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No.026 Bringing modern Japanese art to the eyes of the world
Mr. Ryutaro Takahashi, psychiatrist and collector
“Neoteny Japan - Takahashi Collection” is an exhibition of works by 33 young Japanese artists selected from psychiatrist Mr. Ryutaro Takahashi’s collection of more than 1,000 works of art collected over a 10-year period. The exhibition has been a great success over a number of days. We asked Mr. Takahashi to give us an outline of the exhibition, and tell us about his art going forward.

Tenmyouya Hisashi “Neo Thousand Armed Kannon” 2002
Tenmyouya Hisashi “Neo Thousand Armed Kannon” 2002

A sweeping overview of Japanese art from the 1990s through the 2000s

I collect modern art works, but “contemporary art” refers to the process by which artists digest the history of art and subject it to critical analysis in order to come up with new works of their own. The works will depend on whether the individual has talent, but I believe that it is through this process of digesting the history of art that contemporary art takes its form. This exhibition, “Neoteny Japan – Takahashi Collection” constitutes a sweeping overview of modern Japanese art from the 1990s through the 2000s, a period never before presented; in fact, the exhibition is a cross-section of one age of Japanese art. I think that this is an exhibition that communicates to the world “This is modern Japanese art,” and the idea that it would be shown at art galleries overseas too in the future was something I always kept in mind.

Makoto Aida “A Picture of an Air Raid on New York City (War Pictures Returns)” 1996
Makoto Aida “A Picture of an Air Raid on New York City (War Pictures Returns)” 1996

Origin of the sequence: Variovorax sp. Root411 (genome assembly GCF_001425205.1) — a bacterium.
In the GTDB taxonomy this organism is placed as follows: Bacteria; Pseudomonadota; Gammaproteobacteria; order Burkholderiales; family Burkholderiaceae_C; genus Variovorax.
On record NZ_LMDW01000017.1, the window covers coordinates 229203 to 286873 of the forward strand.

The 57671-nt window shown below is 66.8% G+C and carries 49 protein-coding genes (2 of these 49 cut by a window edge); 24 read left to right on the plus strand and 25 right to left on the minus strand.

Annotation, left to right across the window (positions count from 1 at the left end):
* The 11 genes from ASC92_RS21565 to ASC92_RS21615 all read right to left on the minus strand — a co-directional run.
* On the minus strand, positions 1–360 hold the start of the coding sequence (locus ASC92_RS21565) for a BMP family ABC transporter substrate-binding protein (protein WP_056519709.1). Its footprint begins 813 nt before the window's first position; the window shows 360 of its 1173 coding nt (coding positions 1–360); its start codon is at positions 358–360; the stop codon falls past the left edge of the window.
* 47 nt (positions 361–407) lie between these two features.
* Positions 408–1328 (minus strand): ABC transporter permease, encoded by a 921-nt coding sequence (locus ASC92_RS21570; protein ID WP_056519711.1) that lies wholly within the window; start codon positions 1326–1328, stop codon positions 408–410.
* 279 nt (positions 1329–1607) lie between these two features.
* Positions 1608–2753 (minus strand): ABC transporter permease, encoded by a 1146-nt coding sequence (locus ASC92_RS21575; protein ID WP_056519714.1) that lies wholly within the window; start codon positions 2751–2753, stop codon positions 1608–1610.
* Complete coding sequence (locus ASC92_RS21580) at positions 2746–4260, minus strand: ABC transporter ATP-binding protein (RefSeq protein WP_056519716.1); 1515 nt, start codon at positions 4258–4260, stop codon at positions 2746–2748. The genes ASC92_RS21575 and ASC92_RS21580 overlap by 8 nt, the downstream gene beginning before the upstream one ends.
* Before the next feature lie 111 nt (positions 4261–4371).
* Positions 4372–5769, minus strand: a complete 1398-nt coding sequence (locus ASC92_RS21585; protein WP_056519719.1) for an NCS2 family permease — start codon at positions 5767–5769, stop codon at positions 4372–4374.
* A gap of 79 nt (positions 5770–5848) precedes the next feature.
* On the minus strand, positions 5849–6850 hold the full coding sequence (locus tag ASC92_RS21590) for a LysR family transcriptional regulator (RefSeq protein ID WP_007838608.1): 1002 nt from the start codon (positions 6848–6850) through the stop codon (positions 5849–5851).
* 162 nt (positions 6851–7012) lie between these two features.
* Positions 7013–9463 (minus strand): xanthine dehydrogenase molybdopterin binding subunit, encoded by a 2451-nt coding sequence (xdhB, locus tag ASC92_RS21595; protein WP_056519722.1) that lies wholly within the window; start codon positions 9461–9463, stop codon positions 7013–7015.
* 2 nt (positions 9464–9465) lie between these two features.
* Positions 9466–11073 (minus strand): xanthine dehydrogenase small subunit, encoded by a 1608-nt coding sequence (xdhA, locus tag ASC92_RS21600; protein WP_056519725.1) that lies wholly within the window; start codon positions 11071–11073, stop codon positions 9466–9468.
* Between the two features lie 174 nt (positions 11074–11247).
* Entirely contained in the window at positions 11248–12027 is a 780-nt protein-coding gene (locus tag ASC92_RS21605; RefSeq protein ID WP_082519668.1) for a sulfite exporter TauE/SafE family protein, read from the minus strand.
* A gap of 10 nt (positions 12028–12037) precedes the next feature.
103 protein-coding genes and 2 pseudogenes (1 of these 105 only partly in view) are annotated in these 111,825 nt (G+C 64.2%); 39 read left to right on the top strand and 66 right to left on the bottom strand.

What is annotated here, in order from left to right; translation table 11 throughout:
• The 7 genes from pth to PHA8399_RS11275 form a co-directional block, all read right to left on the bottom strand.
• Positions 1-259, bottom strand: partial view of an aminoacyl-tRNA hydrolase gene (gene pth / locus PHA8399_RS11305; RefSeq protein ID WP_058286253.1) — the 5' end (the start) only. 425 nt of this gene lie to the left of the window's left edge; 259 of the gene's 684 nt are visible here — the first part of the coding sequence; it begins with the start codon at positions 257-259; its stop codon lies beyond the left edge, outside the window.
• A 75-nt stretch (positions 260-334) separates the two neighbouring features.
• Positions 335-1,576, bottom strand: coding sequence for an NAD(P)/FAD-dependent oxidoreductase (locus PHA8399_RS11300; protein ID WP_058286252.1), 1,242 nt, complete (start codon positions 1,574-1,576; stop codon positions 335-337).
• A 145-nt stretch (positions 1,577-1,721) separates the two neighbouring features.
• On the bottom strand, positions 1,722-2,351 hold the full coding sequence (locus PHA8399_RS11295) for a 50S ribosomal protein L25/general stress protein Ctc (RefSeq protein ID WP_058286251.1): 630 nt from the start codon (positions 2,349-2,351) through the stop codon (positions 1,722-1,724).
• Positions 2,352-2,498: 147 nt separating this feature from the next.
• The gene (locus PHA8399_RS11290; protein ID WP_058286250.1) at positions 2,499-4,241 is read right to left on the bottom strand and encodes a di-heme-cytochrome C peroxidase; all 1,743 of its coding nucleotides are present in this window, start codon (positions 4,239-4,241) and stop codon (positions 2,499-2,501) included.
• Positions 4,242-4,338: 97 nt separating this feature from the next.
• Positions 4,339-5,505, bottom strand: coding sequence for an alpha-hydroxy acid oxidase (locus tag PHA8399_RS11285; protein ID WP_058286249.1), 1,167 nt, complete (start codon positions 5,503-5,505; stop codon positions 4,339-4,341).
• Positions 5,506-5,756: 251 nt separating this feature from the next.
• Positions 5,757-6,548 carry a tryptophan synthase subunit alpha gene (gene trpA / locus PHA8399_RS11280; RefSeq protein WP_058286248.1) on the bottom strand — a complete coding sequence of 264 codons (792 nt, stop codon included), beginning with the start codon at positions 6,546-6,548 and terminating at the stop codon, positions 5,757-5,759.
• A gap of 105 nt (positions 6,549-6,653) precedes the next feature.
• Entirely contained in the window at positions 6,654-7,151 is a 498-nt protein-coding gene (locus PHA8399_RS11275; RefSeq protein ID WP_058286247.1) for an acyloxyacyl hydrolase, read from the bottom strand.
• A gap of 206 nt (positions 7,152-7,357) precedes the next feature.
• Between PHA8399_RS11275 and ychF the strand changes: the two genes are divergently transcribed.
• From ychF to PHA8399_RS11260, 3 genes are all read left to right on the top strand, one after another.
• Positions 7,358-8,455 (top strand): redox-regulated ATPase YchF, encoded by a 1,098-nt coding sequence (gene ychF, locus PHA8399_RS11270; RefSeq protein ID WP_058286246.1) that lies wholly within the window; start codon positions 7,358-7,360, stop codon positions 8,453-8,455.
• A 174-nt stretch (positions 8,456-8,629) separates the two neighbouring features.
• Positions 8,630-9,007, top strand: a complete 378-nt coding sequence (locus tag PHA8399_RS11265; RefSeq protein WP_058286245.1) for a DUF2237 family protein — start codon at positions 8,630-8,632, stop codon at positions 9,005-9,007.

Tokyo—a city which could create the world’s biggest art award

In Japan there are many curators who have currency worldwide, such as Ms. Yuko Hasegawa, chief curator of the Museum of Contemporary Art Tokyo and Mr. Yusuke Minami, curator of the National Art Center, Tokyo. Although a “neoteny,” Japan has gained its strengths. I think it would be great if Tokyo Metropolitan Government were to hold the world’s biggest art award, if the budget to support art were there (laughs). Japan’s top-quality curators could plan it, and leading critics from all over the world could be assembled here as judges. One of the keywords would be “Bigger than the Turner Prize.” That could surely focus attention on Japanese art. In this way, friendly competition would develop between artists, resulting in a livelier and more natural art scene, and the creation of sound art systems. Art is the only thing which reaches across all boundaries of nations and religions. Such an event could become something to rival the Olympic Games. I believe that if our politicians were to focus more on art, Japan would change a great deal (laughs).


Manabu Ikeda “History of Rise and Fall” 2006
Manabu Ikeda “History of Rise and Fall” 2006

■Exhibition public homepage

Courtesy the artist and Mizuma Art Gallery

Ryutaro Takahashi Ryutaro Takahashi

Mr. Takahashi was born in 1946, and works as a psychiatrist. After graduating from the Faculty of Medicine, Toho University, he entered the Department of Neuropsychiatry, Keio University. In 1990, having had experiences including being dispatched to Peru as a medical specialist in the Japan Information Cooperation Agency (JICA), he opened Takahashi Clinic in the role of clinic director. In 2004, he opened the Takahashi Collection, an art space where his collection is made open to the public, in Kagurazaka. In 2008, he opened a new art space in Shirogane, which was expanded and relocated to Hibiya in April 2009.

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